DENSE REG = transmits UNIDIRECTIONAL tension force
How do Glycoaminoglycans aid in resisting forces?
-with compression negatively charged GAGs are approximated and repel eachother
-tension forces result in tissue compression so GAGs also help collagen resist tension
Differentiate between the toe, elastic, and progressive failure regions of the Tendon/Lig stress strain curve.
TOE = SLACK out of collagen
ELASTIC = collagen TIGHTENS, 1:1 stress/strain ratio
PROG FAILURE = fibers BREAK, small stress = large strain
How does rate of applied tension affect the tendon/ligament response?
SLOW RATE: low stress = high degree of deformation
HIGH RATE: high stress = much less elongation
What are the functional implications of applying high and low rate stresses to tendons/ligaments?
LOW RATE = good for stretching, would not allow optimal muscle action and mvmt
HIGH RATE = rapid mvmt required, so less mvmt of the tendon results in faster mvmt of the segment
How do tendons/ligaments respond to tension?
tension STIMULATES COLLAGEN production and CROSSLINK FORMATION, which strengthens tendon/ligament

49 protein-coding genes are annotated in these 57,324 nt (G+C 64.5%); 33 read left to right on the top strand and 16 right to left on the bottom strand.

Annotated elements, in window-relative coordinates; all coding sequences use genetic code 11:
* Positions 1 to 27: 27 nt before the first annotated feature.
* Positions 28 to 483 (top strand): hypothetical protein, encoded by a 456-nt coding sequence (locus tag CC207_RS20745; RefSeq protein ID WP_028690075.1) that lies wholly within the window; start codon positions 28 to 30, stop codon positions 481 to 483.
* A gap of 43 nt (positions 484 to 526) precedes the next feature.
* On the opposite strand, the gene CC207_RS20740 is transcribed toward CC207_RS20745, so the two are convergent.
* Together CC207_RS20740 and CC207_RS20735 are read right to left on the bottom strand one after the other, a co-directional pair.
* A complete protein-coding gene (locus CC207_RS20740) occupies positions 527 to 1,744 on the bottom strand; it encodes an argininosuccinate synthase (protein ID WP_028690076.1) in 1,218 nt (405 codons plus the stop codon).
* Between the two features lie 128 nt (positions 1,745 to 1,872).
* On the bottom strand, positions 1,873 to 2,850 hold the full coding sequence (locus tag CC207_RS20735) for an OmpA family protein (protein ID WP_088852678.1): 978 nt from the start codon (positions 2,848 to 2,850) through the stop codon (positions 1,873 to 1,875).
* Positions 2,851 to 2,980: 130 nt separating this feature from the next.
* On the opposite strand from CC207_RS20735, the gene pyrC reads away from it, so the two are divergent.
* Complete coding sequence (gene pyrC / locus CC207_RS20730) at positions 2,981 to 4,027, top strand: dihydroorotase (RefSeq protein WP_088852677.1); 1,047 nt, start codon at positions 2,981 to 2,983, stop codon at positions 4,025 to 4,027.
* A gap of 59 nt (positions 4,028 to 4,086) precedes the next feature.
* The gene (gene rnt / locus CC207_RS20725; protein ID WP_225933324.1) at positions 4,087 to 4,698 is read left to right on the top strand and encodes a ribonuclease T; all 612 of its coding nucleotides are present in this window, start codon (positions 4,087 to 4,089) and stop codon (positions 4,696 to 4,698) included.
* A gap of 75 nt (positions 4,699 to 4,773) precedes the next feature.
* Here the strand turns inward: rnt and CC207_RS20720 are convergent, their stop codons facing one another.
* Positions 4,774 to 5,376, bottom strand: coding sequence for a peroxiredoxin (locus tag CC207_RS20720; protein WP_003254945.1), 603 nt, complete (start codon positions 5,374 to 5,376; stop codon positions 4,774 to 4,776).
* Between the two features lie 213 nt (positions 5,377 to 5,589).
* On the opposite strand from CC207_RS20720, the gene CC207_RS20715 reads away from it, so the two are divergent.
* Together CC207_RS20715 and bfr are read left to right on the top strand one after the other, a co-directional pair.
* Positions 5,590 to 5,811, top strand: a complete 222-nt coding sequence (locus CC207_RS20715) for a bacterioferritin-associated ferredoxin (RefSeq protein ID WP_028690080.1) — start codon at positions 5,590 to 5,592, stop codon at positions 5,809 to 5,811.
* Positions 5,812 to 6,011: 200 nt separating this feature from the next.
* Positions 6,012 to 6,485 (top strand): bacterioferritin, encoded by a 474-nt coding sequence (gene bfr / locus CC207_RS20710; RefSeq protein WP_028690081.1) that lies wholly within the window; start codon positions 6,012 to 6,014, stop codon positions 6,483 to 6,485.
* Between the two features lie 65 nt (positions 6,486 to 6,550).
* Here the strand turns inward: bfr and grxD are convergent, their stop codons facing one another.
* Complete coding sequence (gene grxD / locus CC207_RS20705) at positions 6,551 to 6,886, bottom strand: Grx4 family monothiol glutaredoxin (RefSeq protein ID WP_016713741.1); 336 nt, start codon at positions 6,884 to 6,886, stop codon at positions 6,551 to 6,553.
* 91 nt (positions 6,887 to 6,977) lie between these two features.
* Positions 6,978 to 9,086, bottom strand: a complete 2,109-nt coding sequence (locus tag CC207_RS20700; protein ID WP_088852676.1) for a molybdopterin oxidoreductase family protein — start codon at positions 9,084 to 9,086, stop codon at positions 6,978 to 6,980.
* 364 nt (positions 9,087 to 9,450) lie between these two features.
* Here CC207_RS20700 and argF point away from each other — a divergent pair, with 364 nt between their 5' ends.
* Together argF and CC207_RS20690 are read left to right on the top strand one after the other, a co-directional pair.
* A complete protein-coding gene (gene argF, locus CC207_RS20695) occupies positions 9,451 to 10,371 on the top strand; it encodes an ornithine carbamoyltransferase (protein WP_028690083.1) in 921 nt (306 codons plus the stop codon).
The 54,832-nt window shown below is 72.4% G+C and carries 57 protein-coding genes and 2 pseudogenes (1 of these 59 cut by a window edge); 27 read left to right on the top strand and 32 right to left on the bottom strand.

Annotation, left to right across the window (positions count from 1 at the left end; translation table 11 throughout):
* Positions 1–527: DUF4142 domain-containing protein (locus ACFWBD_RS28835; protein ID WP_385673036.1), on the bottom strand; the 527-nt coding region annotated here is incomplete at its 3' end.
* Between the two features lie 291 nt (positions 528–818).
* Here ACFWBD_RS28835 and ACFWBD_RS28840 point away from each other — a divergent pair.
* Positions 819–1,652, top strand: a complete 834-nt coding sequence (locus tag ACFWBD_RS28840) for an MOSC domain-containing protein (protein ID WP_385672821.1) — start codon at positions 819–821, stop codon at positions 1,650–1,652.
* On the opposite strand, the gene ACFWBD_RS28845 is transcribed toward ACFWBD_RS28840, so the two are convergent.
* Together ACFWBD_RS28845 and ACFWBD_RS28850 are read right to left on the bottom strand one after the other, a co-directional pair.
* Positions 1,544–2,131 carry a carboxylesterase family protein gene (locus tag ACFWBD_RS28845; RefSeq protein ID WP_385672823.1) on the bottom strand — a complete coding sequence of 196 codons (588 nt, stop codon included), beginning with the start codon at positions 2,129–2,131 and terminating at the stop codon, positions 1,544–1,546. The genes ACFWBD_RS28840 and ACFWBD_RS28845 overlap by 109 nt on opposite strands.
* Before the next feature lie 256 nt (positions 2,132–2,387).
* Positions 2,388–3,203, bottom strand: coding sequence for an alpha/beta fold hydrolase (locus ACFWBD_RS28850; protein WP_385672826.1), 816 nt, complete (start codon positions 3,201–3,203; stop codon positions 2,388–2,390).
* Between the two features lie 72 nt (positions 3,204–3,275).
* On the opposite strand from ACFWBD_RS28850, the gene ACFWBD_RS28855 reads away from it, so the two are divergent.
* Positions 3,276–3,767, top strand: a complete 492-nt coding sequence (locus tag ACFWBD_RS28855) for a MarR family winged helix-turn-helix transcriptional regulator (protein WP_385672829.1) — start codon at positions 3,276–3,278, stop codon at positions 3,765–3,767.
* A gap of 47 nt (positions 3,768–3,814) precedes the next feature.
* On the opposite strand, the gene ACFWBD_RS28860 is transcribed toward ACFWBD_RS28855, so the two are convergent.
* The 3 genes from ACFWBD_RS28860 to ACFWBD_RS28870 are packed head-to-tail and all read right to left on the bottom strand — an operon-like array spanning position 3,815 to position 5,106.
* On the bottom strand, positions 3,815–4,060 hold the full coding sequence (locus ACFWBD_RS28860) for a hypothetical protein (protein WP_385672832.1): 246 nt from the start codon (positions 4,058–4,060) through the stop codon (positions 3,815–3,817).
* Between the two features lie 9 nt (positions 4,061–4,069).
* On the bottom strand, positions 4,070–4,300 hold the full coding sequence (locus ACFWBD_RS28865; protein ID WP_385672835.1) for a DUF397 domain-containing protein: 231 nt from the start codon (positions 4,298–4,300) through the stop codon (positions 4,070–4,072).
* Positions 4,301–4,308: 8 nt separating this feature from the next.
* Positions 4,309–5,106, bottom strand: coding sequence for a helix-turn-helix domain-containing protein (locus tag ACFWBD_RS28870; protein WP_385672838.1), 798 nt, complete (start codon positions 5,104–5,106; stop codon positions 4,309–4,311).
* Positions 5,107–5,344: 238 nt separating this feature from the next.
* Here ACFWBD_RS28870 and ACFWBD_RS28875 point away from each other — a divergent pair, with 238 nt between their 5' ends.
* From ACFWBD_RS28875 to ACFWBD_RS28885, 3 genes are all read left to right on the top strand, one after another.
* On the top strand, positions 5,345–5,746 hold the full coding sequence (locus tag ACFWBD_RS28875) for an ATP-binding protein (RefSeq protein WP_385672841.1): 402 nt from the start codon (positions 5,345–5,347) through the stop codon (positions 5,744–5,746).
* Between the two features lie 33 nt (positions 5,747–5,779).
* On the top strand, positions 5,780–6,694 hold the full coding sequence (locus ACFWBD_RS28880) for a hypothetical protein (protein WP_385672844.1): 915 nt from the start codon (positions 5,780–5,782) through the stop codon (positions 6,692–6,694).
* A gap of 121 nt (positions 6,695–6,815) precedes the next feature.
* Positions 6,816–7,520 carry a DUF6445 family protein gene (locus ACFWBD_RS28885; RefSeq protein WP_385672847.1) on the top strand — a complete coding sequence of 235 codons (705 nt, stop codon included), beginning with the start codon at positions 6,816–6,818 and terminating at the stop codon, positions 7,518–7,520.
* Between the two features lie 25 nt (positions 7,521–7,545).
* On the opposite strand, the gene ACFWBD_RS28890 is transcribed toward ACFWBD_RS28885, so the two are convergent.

How does the stress/strain curve relate to tendon/ligament injury?
-inc tension = inc microfailure
-inc microfailure to yield pt = permanent deformation and INSTABILITY
-pain and inflammation occur with microfailure
What's the difference between Creep and Load Relaxation?
CREEP = inc strain with constant load
LOAD RELAXATION = dec stress with constant strain (no change in tissue length)
What property allows Creep and Load Relaxation?
-GAGs and collagen reorganize in the tissue over time, allowing either inc strain or dec stress
How does tension benefit the repair of tendons/ligaments?
-collagen production
-large collagen bundle production
-controls fiber alignment
-inc scar strength
-inc rate of healing and completeness of healing
When is the most effective time to apply tension during the process of tendon/ligament repair?
-Fibroplasia stage (5-21 days) and early Consolidation (just after 21 days) when collagen is being produced and remodelled
How does ligament replacement differ from tendon/ligament repair?
-application of tension to the structure must be delayed due to initial degradation of the structure over several weeks
How does immobilization affect joint and surrounding tissues?